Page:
The following description is given for a drilling fluid pulse telemetry system, but is applicable to any of the alternative telemetry mechanisms cited herein and as known in the art. Data representing measurements taken by the directional tool 22 is conveyed to the surface using pulses which are pulses of pressure transmitted through the drilling fluid in the interior of the drillstring 12. The pulses are generated by the mud pulser 18 (comprising a pressure pulse transmitter) under control of the mud pulse telemetry unit 42. Referring again to FIG. 7 a standpipe pressure transducer 50 senses the pressure in a line 52 that conveys drilling fluid from the pump 30 to the drillstring 12. The standpipe pressure transducer 50 sends signals representative of that pressure to a decoding interface box 54 which comprises a PLC containing software for decoding the signal and outputting the measurements taken by the directional tool 22 to a display, in this example comprising a driller's display 56 and a laptop 58.

By using the measurement of gravity toolface provided by the directional tool 22, a driller at the surface is able to control the trajectory of the wellbore. Alternatively, the output from the decoding box could be input to another PLC that uses the measurement of gravity toolface to automatically or semi-automatically control the trajectory.

It is important to have an indication of gravity toolface which gives the desired accuracy, typically 1. As previously explained, prior circuits that process the output from an inertial sensor do not provide that indication, and/or give rise to other problems such as reliability, repeatability and make increased demands on space within the tool.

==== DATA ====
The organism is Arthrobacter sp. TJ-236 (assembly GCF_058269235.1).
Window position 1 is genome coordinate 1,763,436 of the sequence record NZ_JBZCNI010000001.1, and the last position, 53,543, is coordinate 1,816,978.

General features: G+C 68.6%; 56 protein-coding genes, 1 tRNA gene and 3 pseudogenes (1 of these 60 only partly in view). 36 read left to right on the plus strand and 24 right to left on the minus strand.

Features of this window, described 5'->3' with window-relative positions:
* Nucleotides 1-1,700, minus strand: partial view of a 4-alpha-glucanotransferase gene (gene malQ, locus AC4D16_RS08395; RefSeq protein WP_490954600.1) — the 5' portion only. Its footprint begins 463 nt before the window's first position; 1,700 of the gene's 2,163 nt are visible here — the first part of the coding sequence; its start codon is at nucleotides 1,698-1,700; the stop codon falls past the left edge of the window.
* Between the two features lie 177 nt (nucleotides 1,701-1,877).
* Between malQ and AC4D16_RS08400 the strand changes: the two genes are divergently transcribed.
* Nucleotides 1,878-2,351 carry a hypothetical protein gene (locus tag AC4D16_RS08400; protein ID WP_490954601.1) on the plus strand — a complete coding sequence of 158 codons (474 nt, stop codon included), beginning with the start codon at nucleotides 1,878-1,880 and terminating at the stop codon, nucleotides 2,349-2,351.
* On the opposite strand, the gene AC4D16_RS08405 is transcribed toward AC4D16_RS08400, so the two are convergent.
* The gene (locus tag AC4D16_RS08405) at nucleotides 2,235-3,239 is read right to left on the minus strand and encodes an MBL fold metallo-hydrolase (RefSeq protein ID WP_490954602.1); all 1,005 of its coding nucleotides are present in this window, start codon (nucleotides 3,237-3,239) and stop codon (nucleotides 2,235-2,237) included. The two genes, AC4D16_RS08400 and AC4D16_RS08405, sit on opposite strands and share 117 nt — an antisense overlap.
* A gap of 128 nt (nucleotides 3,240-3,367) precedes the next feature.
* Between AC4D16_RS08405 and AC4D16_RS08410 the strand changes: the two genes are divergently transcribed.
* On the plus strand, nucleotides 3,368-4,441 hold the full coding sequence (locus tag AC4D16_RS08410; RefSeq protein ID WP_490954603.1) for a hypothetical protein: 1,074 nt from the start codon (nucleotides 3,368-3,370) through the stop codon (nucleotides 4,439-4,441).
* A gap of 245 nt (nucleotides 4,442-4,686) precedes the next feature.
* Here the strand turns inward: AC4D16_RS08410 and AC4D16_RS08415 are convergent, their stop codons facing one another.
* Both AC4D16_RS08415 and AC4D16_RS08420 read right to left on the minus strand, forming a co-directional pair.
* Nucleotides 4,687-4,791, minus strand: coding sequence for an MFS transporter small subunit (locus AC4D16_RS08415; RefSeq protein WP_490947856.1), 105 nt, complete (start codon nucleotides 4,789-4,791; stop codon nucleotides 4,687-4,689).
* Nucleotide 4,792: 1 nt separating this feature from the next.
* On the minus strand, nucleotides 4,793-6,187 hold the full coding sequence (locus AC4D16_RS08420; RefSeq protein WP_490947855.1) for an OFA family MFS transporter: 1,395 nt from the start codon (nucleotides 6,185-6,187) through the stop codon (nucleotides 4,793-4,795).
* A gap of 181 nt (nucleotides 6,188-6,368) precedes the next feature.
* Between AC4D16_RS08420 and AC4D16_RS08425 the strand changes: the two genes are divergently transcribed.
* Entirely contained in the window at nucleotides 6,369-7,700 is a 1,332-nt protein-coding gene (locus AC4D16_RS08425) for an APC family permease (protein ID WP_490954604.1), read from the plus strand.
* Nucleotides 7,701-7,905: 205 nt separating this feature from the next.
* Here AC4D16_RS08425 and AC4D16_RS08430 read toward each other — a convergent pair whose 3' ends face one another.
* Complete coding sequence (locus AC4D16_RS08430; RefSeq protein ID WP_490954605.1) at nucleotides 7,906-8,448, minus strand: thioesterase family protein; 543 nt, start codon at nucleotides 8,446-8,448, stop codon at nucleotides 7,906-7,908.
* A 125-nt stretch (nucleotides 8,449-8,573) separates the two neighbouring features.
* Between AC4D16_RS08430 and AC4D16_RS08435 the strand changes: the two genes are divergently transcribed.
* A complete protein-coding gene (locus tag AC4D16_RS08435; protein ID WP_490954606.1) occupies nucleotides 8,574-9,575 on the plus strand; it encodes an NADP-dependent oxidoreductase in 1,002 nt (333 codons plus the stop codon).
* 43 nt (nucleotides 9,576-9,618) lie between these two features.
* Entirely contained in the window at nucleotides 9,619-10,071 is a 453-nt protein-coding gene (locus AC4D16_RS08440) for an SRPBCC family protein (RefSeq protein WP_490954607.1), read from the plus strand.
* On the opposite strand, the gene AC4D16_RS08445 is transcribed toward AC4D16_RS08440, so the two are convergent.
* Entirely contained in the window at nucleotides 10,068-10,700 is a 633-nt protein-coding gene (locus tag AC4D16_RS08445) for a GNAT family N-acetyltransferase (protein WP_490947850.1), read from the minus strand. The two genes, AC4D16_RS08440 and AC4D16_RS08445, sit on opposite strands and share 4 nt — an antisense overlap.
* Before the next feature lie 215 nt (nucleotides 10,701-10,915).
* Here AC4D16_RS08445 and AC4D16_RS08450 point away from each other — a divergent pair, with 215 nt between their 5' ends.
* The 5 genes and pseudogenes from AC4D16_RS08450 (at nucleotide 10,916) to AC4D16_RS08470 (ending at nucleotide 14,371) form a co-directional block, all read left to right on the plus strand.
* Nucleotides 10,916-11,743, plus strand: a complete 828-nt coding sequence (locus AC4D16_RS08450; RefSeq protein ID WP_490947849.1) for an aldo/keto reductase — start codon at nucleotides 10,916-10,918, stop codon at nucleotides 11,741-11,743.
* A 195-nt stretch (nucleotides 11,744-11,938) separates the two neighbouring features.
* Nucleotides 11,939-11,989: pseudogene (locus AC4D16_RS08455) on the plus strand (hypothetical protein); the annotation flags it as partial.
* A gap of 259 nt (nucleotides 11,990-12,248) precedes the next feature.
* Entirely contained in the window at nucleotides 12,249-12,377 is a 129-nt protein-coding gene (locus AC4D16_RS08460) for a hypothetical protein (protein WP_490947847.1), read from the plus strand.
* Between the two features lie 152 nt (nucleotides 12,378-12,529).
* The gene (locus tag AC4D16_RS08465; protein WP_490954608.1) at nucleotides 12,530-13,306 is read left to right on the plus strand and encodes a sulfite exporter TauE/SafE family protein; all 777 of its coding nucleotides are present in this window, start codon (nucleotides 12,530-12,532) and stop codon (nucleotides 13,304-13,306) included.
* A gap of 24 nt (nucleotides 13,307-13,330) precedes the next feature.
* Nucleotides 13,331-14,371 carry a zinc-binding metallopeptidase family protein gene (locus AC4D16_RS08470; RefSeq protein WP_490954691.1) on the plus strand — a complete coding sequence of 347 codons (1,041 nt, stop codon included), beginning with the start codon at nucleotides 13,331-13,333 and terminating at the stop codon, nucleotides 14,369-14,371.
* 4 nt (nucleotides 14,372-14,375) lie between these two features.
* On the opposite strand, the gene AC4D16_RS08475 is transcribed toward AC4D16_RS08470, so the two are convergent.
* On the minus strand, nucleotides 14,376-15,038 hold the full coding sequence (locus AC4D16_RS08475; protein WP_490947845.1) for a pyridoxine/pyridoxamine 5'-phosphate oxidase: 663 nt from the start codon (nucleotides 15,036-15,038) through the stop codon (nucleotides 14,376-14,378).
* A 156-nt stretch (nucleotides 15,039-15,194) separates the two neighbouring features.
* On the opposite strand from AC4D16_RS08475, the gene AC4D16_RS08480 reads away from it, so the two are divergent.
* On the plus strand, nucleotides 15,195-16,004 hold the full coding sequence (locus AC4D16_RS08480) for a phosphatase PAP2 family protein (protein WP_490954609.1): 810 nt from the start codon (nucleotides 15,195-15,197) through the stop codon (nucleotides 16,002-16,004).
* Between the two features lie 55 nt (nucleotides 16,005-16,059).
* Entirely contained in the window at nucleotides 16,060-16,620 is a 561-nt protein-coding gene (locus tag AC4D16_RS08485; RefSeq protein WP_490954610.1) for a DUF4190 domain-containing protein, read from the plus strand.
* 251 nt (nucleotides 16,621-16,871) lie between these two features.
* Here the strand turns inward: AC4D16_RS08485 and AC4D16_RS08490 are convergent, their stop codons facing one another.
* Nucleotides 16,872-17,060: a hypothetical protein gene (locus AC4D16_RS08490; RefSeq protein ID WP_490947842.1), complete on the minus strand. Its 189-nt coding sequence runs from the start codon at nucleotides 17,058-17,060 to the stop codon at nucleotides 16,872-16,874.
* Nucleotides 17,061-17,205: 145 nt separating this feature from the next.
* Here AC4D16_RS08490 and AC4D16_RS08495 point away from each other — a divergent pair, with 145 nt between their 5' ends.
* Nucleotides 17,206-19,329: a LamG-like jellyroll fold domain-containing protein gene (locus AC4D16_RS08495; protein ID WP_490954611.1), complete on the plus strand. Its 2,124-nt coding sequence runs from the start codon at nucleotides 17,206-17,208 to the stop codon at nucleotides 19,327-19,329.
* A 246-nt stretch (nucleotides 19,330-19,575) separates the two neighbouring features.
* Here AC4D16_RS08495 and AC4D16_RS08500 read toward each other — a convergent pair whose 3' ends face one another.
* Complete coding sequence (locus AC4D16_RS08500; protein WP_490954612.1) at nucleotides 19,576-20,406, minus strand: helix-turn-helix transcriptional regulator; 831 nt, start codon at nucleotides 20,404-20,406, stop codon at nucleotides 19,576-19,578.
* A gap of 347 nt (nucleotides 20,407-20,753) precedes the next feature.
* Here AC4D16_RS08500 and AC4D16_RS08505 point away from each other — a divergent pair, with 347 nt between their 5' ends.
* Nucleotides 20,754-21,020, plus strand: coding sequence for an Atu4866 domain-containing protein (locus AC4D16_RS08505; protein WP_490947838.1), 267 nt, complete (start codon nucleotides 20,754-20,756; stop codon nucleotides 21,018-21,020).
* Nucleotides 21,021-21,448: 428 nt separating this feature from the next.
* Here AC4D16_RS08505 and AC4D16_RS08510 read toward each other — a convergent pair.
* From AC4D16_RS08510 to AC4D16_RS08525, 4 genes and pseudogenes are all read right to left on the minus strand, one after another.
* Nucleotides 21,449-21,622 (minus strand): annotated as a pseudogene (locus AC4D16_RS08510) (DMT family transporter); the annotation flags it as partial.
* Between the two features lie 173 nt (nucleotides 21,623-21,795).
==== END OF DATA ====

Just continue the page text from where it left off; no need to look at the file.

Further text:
FIG. 9 shows a block diagram of one of the inertial sensors 44 (each of the inertial sensors 46, 48 is the same). In this embodiment, the inertial sensor 44 comprises a conventional accelerometer. The accelerometer 44 comprises a proof mass 60 (i.e. a mass known to high precision) that is hinged via a flexile quartz hinge 61 to the body of the accelerometer. A position detector 62 (typically a capacitive position detector) detects the position of proof mass 60 relative to an end stop, one at either side of the mass. An excitation supply 64 provides power to the position detector 62 whose output is amplified by an amplifier 66 to drive current through a torquer coil 68 that keeps the proof mass 60 in its equilibrium position. The current output from the torquer coil 68 reaches an output pin 70. This current is converted to a voltage via an external resistor as described in greater detail below. In use, the accelerometer 44 provides enough current to the torquer coil 68 to maintain the proof mass 60 in capture. However, in some embodiments, the accelerometer is driven by a low voltage power supply (e.g. 12V) and there is typically a limit to how much current can be supplied. If vibration on the sensitive axis of the accelerometer reaches a sufficient magnitude, the current output saturates and the proof mass is no longer held in capture. Any other conventional inertial sensor could be used in place of the accelerometer 44, preferably an inertial sensor comprising a closed loop feedback servomechanism. In some embodiments, at least a part of the feedback of the servomechanism is available externally of the inertial sensor for manipulation and processing by an external circuit such as the damping circuit 36. In other embodiments, an external circuit, such as the damping circuit 36, could be integrated with the inertial sensor such that the feedback loop is or is not accessible externally.